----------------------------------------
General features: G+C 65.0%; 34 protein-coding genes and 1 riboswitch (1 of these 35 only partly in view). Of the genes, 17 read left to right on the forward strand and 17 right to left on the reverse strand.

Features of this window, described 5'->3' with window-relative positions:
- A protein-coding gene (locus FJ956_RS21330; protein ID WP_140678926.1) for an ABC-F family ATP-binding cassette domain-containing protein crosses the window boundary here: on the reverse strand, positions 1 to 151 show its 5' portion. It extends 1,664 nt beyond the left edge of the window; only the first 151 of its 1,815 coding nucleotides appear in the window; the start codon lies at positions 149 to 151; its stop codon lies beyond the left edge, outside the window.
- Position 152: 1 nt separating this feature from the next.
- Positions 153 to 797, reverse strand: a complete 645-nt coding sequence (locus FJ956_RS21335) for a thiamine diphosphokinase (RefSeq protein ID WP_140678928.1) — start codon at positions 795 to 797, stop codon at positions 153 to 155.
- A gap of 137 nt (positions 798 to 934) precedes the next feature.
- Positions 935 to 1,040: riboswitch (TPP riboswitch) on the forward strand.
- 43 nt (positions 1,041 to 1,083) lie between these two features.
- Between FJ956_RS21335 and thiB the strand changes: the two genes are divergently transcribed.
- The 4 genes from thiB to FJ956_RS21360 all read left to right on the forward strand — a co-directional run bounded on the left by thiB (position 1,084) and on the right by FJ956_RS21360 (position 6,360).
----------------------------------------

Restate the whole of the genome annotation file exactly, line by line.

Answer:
General features: G+C 65.0%; 34 protein-coding genes and 1 riboswitch (1 of these 35 only partly in view). Of the genes, 17 read left to right on the forward strand and 17 right to left on the reverse strand.

Features of this window, described 5'->3' with window-relative positions:
- A protein-coding gene (locus FJ956_RS21330; protein ID WP_140678926.1) for an ABC-F family ATP-binding cassette domain-containing protein crosses the window boundary here: on the reverse strand, positions 1 to 151 show its 5' portion. It extends 1,664 nt beyond the left edge of the window; only the first 151 of its 1,815 coding nucleotides appear in the window; the start codon lies at positions 149 to 151; its stop codon lies beyond the left edge, outside the window.
- Position 152: 1 nt separating this feature from the next.
- Positions 153 to 797, reverse strand: a complete 645-nt coding sequence (locus FJ956_RS21335) for a thiamine diphosphokinase (RefSeq protein ID WP_140678928.1) — start codon at positions 795 to 797, stop codon at positions 153 to 155.
- A gap of 137 nt (positions 798 to 934) precedes the next feature.
- Positions 935 to 1,040: riboswitch (TPP riboswitch) on the forward strand.
- 43 nt (positions 1,041 to 1,083) lie between these two features.
- Between FJ956_RS21335 and thiB the strand changes: the two genes are divergently transcribed.
- The 4 genes from thiB to FJ956_RS21360 all read left to right on the forward strand — a co-directional run bounded on the left by thiB (position 1,084) and on the right by FJ956_RS21360 (position 6,360).